remove nitrogen in coastal waters from areas that are known to be compromised by
wastewater. Shellfish from these areas need an established depuration period before
harvest of these shellfish for public consumption. This effort will seek to
determine how long these pollutants persist in oysters and this will inform
development of an appropriate depuration period. This project will build on CCS’s
research previously funded by the Massachusetts Environmental Trust which documented
the presence of CECs in the coastal waters of Massachusetts and in shellfish grown
in Massachusetts’ waters.
Clean River Project (Methuen) – $40,000 was awarded to remove up to 20 motor
vehicles from the Merrimack River. These cars are leaching hazardous chemicals into
the water that serves as the drinking source to over 300,000 Massachusetts
residents. The Clean River Project has developed a system to safely remove the cars
without harming the environment. The project will include the use of customized
pontoon boats, a hydraulic lift, air bags, sonar and professional divers.
Coordination with State Police ensures that vehicles can be identified as reported
stolen or involved in investigations.
Connecticut River Watershed Council (Greenfield) -$40,512 was awarded to restore the
endangered brook floater freshwater mussel to suitable water bodies in
Massachusetts. The proponent will combine habitat assessments of the 4 streams with
known populations and selected target restoration locations; hatchery propagation;
and community involvement and education of the importance of freshwater mussel
conservation. More than 50 percent of freshwater mussels known to occur in the
Commonwealth are listed as endangered, threatened or special concern under the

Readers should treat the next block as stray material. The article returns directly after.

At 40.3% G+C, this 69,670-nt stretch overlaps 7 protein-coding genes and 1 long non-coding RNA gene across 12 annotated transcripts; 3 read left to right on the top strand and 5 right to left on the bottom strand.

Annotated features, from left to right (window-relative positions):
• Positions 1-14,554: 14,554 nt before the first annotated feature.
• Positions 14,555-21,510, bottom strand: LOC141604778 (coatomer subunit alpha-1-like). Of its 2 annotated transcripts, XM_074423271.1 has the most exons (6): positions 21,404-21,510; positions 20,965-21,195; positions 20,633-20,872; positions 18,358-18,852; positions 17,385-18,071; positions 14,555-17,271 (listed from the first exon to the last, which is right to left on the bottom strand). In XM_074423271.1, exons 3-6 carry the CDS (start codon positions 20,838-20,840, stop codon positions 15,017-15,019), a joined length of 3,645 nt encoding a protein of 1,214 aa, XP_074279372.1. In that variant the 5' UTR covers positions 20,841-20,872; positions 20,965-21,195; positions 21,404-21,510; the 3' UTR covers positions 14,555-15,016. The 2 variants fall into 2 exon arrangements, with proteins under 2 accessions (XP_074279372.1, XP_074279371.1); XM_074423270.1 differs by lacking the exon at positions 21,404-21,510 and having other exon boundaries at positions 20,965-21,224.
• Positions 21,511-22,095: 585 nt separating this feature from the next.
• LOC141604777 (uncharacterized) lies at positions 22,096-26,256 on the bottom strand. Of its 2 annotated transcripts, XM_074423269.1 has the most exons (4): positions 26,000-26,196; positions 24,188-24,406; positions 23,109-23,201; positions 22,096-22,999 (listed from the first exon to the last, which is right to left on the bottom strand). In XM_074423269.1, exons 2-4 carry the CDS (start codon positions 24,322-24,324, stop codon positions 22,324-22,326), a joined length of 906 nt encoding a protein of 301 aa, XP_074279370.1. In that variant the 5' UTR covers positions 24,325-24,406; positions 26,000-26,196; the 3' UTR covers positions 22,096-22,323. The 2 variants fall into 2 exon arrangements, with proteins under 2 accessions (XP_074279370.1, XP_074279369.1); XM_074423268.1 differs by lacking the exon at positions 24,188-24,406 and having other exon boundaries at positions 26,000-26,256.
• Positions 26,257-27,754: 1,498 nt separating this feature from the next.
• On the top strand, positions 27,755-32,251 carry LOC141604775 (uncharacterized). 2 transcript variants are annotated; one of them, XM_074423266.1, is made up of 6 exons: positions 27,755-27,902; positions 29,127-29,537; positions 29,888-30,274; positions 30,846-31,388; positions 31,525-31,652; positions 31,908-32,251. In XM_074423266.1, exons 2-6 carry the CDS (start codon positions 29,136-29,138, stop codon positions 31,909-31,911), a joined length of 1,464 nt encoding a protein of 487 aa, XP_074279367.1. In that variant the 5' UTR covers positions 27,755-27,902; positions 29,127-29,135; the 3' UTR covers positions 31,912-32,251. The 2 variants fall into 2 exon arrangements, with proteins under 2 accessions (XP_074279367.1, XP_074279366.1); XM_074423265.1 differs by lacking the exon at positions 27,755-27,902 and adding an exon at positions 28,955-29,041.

Massachusetts Endangered Species Act but they provide valuable ecosystems services
such as maintaining water quality through constant water filtration. Mussel
propagation and reintroduction has been successful in Mid-Atlantic states but this
will be the first project of its kind in New England.
Harwich Conservation Trust (Harwich) – $40,000 was awarded to support the
comprehensive ecological restoration of 66 acres of former cranberry bogs and
adjacent lands in the Robert F. Smith Cold Brook Preserve. The project includes the
rehabilitation of more than 0.75 miles of stream channel and associated floodplain
as well as the restoration of habitat and fish passage for a number of species of
migratory fish and wildlife including the American eel. The proponent will remove
several water control structures associated with retired cranberry bogs, reconstruct
stream channel and flood plain, re-establish wetland hydrology in former peatlands
and remove barriers to fish migration at the head of tide.
Lloyd Center for the Environment (Dartmouth) -$20,000 was awarded to expand and
enhance the Climate Science Learning Project (CSLP), an interactive elementary
school science teaching model. This program serves low-income children and families
in Greater Fall River and Greater New Bedford schools whose students would not be
able to participate without external support. The program will introduce
interactive, web-based learning tools to provide access to information about the
effects of climate change on biodiversity.
Massachusetts Audubon Broad Meadow Brook Wildlife Sanctuary (Worcester) – $25,900
was awarded for educational programming related to stormwater management and the use
of low-impact design stormwater installations. Recent improvements to the Board
Meadow Brook Sanctuary have included many stormwater management retrofits that
demonstrate that these projects can be cost-effective and attractive while removing
pollutants. MassAudubon will feature the site in tours, workshops, demonstrations,
and technical assistance to municipalities.
Massachusetts Maritime Academy (Bourne) – $40,000 has been awarded to continue